The influence of location on the structure and functioning of private land conservation networks in the Western Cape province of South Africa

Doctoral Thesis


Permanent link to this Item
Journal Title
Link to Journal
Journal ISSN
Volume Title

University of Cape Town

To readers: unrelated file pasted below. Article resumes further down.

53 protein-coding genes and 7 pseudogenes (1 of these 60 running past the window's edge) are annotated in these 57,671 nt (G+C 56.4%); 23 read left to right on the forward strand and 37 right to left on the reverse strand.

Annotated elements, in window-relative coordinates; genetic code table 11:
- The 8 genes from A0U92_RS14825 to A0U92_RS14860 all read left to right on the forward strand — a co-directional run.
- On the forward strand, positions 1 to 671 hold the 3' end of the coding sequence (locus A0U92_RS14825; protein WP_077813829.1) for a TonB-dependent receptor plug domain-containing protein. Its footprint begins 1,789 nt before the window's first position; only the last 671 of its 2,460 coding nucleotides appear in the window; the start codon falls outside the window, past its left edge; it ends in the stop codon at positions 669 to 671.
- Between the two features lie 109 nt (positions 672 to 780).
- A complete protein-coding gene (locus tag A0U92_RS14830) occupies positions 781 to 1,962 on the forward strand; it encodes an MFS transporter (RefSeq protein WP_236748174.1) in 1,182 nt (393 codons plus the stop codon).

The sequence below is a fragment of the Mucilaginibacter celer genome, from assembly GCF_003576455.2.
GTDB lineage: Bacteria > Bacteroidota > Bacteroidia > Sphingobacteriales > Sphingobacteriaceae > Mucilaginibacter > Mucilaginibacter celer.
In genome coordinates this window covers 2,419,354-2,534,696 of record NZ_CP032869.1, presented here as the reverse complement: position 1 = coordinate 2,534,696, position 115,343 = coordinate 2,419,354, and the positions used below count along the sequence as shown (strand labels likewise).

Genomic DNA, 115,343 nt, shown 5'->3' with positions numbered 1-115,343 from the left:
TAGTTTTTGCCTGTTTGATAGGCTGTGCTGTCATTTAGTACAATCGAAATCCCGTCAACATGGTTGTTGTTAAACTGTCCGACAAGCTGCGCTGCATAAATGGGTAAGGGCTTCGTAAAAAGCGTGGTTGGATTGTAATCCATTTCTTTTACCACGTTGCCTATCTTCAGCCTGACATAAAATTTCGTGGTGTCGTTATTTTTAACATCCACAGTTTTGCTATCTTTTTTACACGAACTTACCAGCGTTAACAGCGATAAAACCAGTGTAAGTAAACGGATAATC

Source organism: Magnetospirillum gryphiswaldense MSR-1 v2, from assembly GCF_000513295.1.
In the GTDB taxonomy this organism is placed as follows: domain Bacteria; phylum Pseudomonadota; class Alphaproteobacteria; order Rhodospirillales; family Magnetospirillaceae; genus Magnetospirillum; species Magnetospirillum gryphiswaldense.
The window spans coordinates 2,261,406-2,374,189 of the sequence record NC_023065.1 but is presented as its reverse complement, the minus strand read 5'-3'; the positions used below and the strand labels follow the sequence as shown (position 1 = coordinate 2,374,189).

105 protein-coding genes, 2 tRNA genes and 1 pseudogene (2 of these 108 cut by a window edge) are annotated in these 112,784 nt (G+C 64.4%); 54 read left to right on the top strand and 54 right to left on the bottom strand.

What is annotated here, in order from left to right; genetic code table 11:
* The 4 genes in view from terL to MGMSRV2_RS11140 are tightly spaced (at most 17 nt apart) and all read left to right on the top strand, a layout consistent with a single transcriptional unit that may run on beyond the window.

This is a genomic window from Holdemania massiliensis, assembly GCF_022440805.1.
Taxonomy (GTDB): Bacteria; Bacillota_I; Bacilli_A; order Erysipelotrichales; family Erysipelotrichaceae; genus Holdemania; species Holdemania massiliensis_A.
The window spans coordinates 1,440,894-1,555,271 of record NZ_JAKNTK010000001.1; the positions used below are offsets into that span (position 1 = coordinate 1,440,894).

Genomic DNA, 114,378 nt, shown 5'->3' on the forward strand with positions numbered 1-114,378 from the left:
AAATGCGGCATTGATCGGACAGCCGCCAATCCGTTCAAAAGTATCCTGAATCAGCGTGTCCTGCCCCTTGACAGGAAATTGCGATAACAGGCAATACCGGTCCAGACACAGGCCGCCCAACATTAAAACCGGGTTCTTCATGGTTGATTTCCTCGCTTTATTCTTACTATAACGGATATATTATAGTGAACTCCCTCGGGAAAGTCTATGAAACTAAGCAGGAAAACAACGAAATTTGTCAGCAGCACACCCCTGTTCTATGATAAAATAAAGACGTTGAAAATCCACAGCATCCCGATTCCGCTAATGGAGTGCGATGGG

Protected areas are an important tool for biodiversity conservation. Statutory protected areas are, however, perceived to currently be insufficient in extent and functioning for achieving conservation goals. Conservation action on privately owned land plays an increasingly vital role in expanding the global conservation estate. Private Land Conservation Areas (PLCAs) exist with internal properties and external contexts and do not occur isolated in space and time. They can thus best be described as linked social-ecological systems. Little comprehensive work has yet been done concerning the structure and functioning of PLCAs. However, an understanding of their emergence, long-term persistence and contribution to conservation is highly relevant. How can PLCAs maintain their identity against disturbances in order to be resilient into the future? Spatial patterns and relationships determine the answer to this question. Geographical location influences the private conservation estate through different drivers, namely biophysical conditions, network connections and membership, as well as socio-economic conditions. I thus used a comparative, spatially explicit and holistic approach to better understand spatial resilience of PLCAs in the Western Cape Province of South Africa as case study region. The approach was based on assessing representative measures for four elements of system identity (being components, relationships, sources of continuity, and sources of innovation). I expected that geographical location and spatial variation in social-ecological factors strongly influence PLCA types, socio-economic interaction networks among protected areas and other stakeholders, contribution to conservation by PLCAs and their ecotourism performance. Information and data for this research were obtained from personal interviews conducted with owners and managers of 70 PLCAs across the province. Additional data were derived via conservation authorities and online tools. My findings show that the identity and resilience of PLCAs are strongly dominated by the influence of spatial location and heterogeneity in factors such as ecological features or socioeconomic context. I was able to verify existing PLCA types, namely game and habitat reserves, which strongly depended on the biophysical context. Visitation rates were influenced by location which determined the adopted corporate model of PLCAs. Clear neighbourhood effects emerged in socioeconomic interaction networks, which further highlighted great potential to enhance collaboration across scales. PLCAs provided a substantial contribution to conservation targets in terms of importance (covering critical biodiversity areas) and urgency (protecting ecosystems of threatened status). My findings will be valuable to highlight opportunities for more effective conservation in the study region, and to advance insights into the spatial resilience of social-ecological systems.